The downstream role of RAP is central for heart lung interactions (18,19). Still there are alternative interpretations of its role, leading to heavy critique on the VR concept (15,34). Guyton used a movable Starling resistor to manipulate RAP while keeping the volume in the circulation constant and his preparation only bypassed the right heart, feeding the blood back into the pulmonary artery (8). Critics say that RAP could not be the independent backpressure to VR because it was altered via the use of a Starling resistor and that the heart function was not completely controlled for, because the left ventricle was still functioning (15). Levy performed a right heart bypass experiment and altered RAP with changing pump speed. Guyton had altered RAP via the height of a collapsible tube (Starling resistor). Levy interpreted RAP solely as consequence of altered flow (33). This opposite interpretation of cause and effect from Guyton could not be resolved in an ongoing theoretical debate (13-15,40,48-50,52,57-64). We have recently performed a porcine experiment without starling resistors and with a complete heart bypass and ligation of the pulmonary artery to get full control of the pump and volume shifts due to lung inflation. We altered RAP with the pump to define the relationship of RAP and pump function and then altered RAP at constant pump function by changing airway pressure. We could obviate all elements of former criticisms and verify the role of RAP as backpressure to venous return (20). This confirmed previous similar experiments with beating hearts (18,19).
Behind this theoretical cause-and-effect discussion, still unresolved for some (65), the clinician must realize that RAP itself is highly influenced by intrathoracic pressure conditions, lung inflation and lung compliance, pericardial constraint and cardiac function (66,67). Behind this complexity, small changes in RAP may contribute heavily to changes in VRdP. The VRdP is small, just some mmHg. The changes in RAP caused by cardiac pump function and changes in intrathoracic pressure are large in comparison the oscillations of MSFP. Changes in RAP created by stroke volume and respiratory cycle will always predominate changes in MSFP, as the large vessel compliance limits the pressure effect of a single stroke volume on MSFP (37).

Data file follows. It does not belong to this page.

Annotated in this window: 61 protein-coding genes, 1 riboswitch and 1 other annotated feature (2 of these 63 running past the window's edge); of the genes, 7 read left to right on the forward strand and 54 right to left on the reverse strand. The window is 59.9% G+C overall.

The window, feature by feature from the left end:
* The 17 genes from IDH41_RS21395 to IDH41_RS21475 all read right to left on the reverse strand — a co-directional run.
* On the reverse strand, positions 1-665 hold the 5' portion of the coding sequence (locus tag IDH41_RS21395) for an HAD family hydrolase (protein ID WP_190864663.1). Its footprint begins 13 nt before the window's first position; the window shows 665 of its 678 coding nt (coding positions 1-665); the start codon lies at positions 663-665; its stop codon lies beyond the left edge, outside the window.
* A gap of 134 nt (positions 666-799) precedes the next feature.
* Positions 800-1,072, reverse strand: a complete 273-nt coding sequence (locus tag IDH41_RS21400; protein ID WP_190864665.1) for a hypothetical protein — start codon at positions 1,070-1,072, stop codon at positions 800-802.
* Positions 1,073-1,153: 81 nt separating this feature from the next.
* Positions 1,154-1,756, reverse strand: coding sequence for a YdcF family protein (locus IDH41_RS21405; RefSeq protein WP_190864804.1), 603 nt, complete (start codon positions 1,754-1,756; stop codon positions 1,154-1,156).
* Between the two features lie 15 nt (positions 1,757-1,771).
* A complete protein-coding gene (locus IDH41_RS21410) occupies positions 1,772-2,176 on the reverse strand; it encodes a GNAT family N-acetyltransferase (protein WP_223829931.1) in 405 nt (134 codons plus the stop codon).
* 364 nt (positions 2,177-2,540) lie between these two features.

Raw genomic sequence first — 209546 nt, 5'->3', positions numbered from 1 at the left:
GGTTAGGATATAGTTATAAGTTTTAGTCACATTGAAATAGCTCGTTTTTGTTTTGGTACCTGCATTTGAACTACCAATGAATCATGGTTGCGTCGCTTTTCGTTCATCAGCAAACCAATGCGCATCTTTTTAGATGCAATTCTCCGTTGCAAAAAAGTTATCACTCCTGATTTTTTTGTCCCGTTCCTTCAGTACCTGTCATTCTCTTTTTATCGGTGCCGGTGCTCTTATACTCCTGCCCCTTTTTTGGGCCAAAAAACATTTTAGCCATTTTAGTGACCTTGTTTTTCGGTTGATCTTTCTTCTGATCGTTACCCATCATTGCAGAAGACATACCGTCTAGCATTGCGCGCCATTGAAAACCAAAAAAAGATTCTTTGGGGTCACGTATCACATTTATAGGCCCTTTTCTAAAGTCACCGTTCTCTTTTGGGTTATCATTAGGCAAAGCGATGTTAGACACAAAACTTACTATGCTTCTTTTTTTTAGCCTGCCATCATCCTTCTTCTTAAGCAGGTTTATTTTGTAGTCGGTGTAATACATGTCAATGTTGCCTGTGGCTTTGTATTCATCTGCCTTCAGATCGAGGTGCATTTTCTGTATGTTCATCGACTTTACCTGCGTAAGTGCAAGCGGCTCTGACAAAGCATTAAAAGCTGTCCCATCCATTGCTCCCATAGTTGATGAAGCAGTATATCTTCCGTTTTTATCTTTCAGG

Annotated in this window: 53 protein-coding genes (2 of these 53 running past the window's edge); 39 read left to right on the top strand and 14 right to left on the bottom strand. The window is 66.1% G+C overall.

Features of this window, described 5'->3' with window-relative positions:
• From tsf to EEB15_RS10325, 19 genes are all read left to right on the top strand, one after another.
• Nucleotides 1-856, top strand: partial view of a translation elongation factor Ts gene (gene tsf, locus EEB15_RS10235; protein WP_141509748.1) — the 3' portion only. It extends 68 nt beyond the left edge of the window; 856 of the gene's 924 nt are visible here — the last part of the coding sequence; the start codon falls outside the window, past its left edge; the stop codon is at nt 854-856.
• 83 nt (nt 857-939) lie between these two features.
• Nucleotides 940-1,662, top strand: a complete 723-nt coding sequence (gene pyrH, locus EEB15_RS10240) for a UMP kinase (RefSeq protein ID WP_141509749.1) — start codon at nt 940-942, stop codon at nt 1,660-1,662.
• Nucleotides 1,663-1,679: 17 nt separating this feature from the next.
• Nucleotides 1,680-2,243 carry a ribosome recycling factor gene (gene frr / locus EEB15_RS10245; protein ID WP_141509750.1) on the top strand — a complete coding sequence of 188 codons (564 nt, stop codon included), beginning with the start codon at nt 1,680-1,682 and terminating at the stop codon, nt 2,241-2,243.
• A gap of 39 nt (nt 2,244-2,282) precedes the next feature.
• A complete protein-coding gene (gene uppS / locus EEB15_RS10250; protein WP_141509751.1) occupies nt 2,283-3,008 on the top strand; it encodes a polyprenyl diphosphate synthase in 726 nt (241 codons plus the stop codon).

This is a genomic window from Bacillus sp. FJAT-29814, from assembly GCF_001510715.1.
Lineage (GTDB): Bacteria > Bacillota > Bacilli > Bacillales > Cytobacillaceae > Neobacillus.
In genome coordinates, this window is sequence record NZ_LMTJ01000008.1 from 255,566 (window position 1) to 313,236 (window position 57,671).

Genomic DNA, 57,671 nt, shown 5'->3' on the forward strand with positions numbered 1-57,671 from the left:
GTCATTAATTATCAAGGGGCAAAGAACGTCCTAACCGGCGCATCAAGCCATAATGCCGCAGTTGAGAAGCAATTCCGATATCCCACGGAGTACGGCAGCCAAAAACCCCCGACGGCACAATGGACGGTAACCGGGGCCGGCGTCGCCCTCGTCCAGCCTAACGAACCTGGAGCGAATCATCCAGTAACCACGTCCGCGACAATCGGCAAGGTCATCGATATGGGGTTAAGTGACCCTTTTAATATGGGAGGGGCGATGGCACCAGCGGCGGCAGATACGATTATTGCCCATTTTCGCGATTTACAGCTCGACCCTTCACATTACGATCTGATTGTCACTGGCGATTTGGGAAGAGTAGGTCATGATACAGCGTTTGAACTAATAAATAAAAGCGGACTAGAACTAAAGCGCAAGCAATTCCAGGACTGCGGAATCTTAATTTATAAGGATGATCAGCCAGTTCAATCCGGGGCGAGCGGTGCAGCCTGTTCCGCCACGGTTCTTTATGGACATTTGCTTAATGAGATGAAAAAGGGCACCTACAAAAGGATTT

Changing intrathoracic pressures have large effects on RAP. In spontaneous breathing, pleural pressure is constantly negative and the transmural RAP remains positive even if RAP measured towards atmosphere is zero. Zero RAP leads to maximum venous return. With mechanical ventilation, pleural pressure rises and may even become positive. RAP (towards atmosphere) rises, thereby reducing VRdP while transmural RAP (inside minus outside pressure) falls (56). Rises in RAP may also be caused by increased right ventricular afterload during mechanical ventilation (67).
How can the determinants of VR be assessed at the bedside?
Cardiac output and central venous or RAP are readily available at the bedside and reliable, when proper zeroing and levelling is taken care of (68). The true effectors of venous return and cardiac output, i.e., stressed vascular volume, vascular compliance and resistance cannot be assessed during ongoing circulation (65).
In the physiology lab, a standstill pressure can be measured by various means [ventricular fibrillation (69), stop of extracorporeal circulation (19,20), right atrial balloon obstruction (41,45) or acetylcholine (51)]. Each procedure results in slightly different values depending on volume shifts from the lung (39,44). If volume shifts are possible, like in ventricular fibrillation, MCFP is measured. With obstruction of the right atrium, MSFP is obtained. Such measurements are not feasible at the bedside. Clinical assessment relies on surrogate pressures similar to MSFP and extrapolations. Besides mathematical modelling of a MSFP analogue (66,70,71), and exclusion of the extremity vasculature with a high pressure cuff (26,72), clinically applicable methods rely on heart lung interactions. Increases in intrathoracic pressure and thereby RAP will lower venous return and cardiac output by reducing VRdP. When RAP and cardiac output pairs are measured at different airway pressures, a standstill pressure or MSFP can be extrapolated by linear regression (Figure 4). These measurements where introduced in animal models by Versprille and Jansen for stepwise elevations in plateau pressure (18) or slow single breath inflation by Pinsky (19), verifying the conceptual framework for heart lung interactions. Recently, these manoeuvers were brought to the bedside by Maas and colleagues and others in a series of experiments, revealing rather high MSFP estimates (21-26,73,74). These methods rely on stable MSFP as upstream pressure for venous return and changing RAP. We have recently observed that such manoeuvers may cause a rightward shift of the VR curve and lead to an overestimation of MSFP measured with a balloon occlusion of the right atrium (41). Possible mechanisms are discussed below.
How do airway and intrathoracic pressures influence venous return and particularly MSFP?
Tidal changes in intrathoracic pressures due to mechanical ventilation constitute dynamic transients. The VR concept was formulated for steady state conditions. RVR and MSFP are usually considered to be stable and constant (19) and the main effect of intrathoracic pressures therefore lays on RAP as backpressure to venous return, as described above (19,20). MSFP results from stressed vascular volume and systemic vascular compliance or capacitance. If MSFP changes, one or all of its determinants must change. Intrathoracic pressures may therefore affect MSFP:
- Central (i.e., lung and heart) compartments or the splanchnic region may exchange stressed volume with the systemic circulation;